In recent years, a fledgling pharmaceutical industry has emerged seeking to unlock the therapeutic potential of psychedelic compounds like ibogaine. Companies are pursing both above-board clinical trials and drug development pathways as well as underground treatment models.

Pharmaceutical Companies Developing Ibogaine


DemeRx IB, an atai Life Sciences platform company, is actively working on developing ibogaine for treating opioid use disorder (OUD). The company’s commitment to medical-model drug development pathways sets it apart in the field of psychedelic therapeutics. In 2021, DemeRx initiated a Phase 1/2a clinical trial of ibogaine hydrochloride (DMX-1002) for OUD. This trial commenced enrollment and dosing of recreational drug users and healthy volunteers at the Manchester clinical unit of MAC Clinical Research in the UK, with a focus on assessing safety, tolerability, pharmacokinetics, and efficacy. The Phase 1/2a trial is crucial for providing safety data and informing future studies in patients with OUD

In August 2023, DemeRx reported data from the Phase 1 study of DMX-1002. The study achieved plasma concentrations and psychedelic experiences consistent with previous ibogaine studies. The treatment-related adverse events and side effects were generally mild to moderate in severity, with no serious adverse events reported. These results enable discussions with regulatory authorities regarding the progression of DMX-1002 into a proof-of-concept study in OUD. Notably, in November 2023, atai Life Sciences acquired all remaining shares of DemeRx IB, integrating DMX-1002 as a wholly-owned asset and streamlining the company’s clinical and administrative operations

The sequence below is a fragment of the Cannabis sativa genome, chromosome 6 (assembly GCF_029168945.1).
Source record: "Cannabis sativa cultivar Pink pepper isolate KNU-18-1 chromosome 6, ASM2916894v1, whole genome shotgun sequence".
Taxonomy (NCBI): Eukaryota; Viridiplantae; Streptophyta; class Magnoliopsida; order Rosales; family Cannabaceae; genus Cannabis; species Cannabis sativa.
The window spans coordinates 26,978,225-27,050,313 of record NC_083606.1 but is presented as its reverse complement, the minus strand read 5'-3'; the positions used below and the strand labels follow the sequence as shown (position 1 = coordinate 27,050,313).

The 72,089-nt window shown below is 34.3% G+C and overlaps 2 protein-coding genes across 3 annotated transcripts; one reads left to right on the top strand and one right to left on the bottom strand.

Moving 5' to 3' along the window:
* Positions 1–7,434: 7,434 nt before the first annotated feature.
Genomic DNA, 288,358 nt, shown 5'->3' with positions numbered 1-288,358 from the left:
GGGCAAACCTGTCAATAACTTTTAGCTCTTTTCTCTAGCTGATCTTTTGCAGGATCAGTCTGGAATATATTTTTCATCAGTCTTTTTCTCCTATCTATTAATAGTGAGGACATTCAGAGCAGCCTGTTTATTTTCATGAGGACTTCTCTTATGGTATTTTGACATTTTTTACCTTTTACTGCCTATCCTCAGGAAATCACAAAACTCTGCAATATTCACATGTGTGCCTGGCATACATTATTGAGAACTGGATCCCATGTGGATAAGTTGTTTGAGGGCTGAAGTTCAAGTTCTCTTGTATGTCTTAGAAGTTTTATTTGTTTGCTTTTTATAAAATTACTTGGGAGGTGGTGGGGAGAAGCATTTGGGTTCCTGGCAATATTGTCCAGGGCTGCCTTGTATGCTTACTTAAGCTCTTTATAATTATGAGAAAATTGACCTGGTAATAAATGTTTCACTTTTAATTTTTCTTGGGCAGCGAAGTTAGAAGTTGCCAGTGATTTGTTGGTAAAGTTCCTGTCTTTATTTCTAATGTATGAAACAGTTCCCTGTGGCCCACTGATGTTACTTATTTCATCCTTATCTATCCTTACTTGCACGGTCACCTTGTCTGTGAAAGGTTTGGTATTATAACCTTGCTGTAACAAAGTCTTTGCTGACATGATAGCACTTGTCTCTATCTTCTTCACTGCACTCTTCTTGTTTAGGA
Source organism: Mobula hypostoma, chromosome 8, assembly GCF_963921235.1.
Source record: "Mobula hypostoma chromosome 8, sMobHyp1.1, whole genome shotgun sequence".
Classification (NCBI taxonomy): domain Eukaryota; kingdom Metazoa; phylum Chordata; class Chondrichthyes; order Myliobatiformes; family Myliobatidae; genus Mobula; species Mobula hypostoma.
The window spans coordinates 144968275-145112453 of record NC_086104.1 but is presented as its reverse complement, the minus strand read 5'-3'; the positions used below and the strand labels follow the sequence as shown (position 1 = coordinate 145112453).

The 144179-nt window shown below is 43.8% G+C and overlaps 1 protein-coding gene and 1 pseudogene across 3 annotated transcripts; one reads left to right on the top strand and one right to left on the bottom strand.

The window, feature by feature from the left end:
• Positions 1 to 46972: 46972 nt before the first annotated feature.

The approval for the Phase I/IIa clinical trial allows DemeRx to study ibogaine in ‘healthy normal’ participants before moving to a second trial stage with opioid-dependent patients. The trial will pause to allow the MHRA to evaluate human safety data and nonclinical study results. Approximately 110 patients will be recruited for the trial, including 30 recreational drug users in Stage 1 and 80 opioid-dependent patients in Stage 2​.


MindMed is a publicly-traded biotech company developing 18-methoxycoronaridine (18-MC), an ibogaine analogue, into an FDA-approved drug for opioid withdrawal and other addictions. The company believes that 18-MC could preserve ibogaine’s anti-addictive properties while eliminating cardiotoxic side effects. In 2021, MindMed completed the first Phase 1 clinical trial of 18-MC in Australia, which demonstrated its safety and tolerability in healthy volunteers across various doses.

The company initially planned to launch a Phase 2 trial for opioid withdrawal in 2022 but (indefinitely) delayed further trials because of additional preclinical studies that were requested by the FDA before they could proceed. This further request, coupled with tightening finances has resulted in a current stall of developments by the company into 18-MC.


Delix Therapeutics, a company specializing in neuroplasticity-promoting therapeutics, has made progress in its clinical research in 2023. They initiated a Phase I trial for DLX-001, a non-hallucinogenic psychoplastogen, and completed dosing for the first cohort. The trial did not report any significant adverse events or psychotomimetic effects, allowing for a dosage increase in the next cohort. The trial also confirmed the oral administration’s viability and pharmacokinetic properties of DLX-001. Additionally, Delix Therapeutics has expanded its research team and formed partnerships to support drug discovery efforts.